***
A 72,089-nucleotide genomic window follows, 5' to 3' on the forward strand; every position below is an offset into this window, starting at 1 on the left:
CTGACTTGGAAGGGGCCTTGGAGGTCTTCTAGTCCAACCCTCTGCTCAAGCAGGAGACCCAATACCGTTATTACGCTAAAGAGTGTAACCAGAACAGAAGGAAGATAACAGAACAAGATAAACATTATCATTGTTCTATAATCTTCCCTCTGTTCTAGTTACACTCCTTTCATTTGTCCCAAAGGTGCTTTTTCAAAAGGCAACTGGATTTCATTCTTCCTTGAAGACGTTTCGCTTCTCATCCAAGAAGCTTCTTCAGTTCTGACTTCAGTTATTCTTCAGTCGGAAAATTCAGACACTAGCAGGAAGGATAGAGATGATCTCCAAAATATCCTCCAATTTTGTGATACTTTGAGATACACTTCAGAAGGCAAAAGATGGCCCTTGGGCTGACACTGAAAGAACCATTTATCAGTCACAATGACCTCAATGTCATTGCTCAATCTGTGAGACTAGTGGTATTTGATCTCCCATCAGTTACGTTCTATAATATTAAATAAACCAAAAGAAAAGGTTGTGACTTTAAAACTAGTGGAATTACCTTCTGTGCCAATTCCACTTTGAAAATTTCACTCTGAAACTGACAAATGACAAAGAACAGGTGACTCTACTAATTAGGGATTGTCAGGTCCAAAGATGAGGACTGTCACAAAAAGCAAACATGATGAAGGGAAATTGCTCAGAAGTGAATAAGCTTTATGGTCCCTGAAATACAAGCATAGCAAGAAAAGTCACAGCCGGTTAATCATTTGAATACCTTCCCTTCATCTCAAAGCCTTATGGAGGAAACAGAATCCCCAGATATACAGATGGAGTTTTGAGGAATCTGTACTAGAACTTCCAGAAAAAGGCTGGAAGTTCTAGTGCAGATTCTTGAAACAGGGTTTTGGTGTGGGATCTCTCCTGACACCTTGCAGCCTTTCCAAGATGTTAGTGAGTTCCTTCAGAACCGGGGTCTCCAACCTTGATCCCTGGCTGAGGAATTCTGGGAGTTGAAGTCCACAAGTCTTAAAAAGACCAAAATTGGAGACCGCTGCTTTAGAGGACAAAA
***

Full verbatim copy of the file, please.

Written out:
A 72,089-nucleotide genomic window follows, 5' to 3' on the forward strand; every position below is an offset into this window, starting at 1 on the left:
CTGACTTGGAAGGGGCCTTGGAGGTCTTCTAGTCCAACCCTCTGCTCAAGCAGGAGACCCAATACCGTTATTACGCTAAAGAGTGTAACCAGAACAGAAGGAAGATAACAGAACAAGATAAACATTATCATTGTTCTATAATCTTCCCTCTGTTCTAGTTACACTCCTTTCATTTGTCCCAAAGGTGCTTTTTCAAAAGGCAACTGGATTTCATTCTTCCTTGAAGACGTTTCGCTTCTCATCCAAGAAGCTTCTTCAGTTCTGACTTCAGTTATTCTTCAGTCGGAAAATTCAGACACTAGCAGGAAGGATAGAGATGATCTCCAAAATATCCTCCAATTTTGTGATACTTTGAGATACACTTCAGAAGGCAAAAGATGGCCCTTGGGCTGACACTGAAAGAACCATTTATCAGTCACAATGACCTCAATGTCATTGCTCAATCTGTGAGACTAGTGGTATTTGATCTCCCATCAGTTACGTTCTATAATATTAAATAAACCAAAAGAAAAGGTTGTGACTTTAAAACTAGTGGAATTACCTTCTGTGCCAATTCCACTTTGAAAATTTCACTCTGAAACTGACAAATGACAAAGAACAGGTGACTCTACTAATTAGGGATTGTCAGGTCCAAAGATGAGGACTGTCACAAAAAGCAAACATGATGAAGGGAAATTGCTCAGAAGTGAATAAGCTTTATGGTCCCTGAAATACAAGCATAGCAAGAAAAGTCACAGCCGGTTAATCATTTGAATACCTTCCCTTCATCTCAAAGCCTTATGGAGGAAACAGAATCCCCAGATATACAGATGGAGTTTTGAGGAATCTGTACTAGAACTTCCAGAAAAAGGCTGGAAGTTCTAGTGCAGATTCTTGAAACAGGGTTTTGGTGTGGGATCTCTCCTGACACCTTGCAGCCTTTCCAAGATGTTAGTGAGTTCCTTCAGAACCGGGGTCTCCAACCTTGATCCCTGGCTGAGGAATTCTGGGAGTTGAAGTCCACAAGTCTTAAAAAGACCAAAATTGGAGACCGCTGCTTTAGAGGACAAAA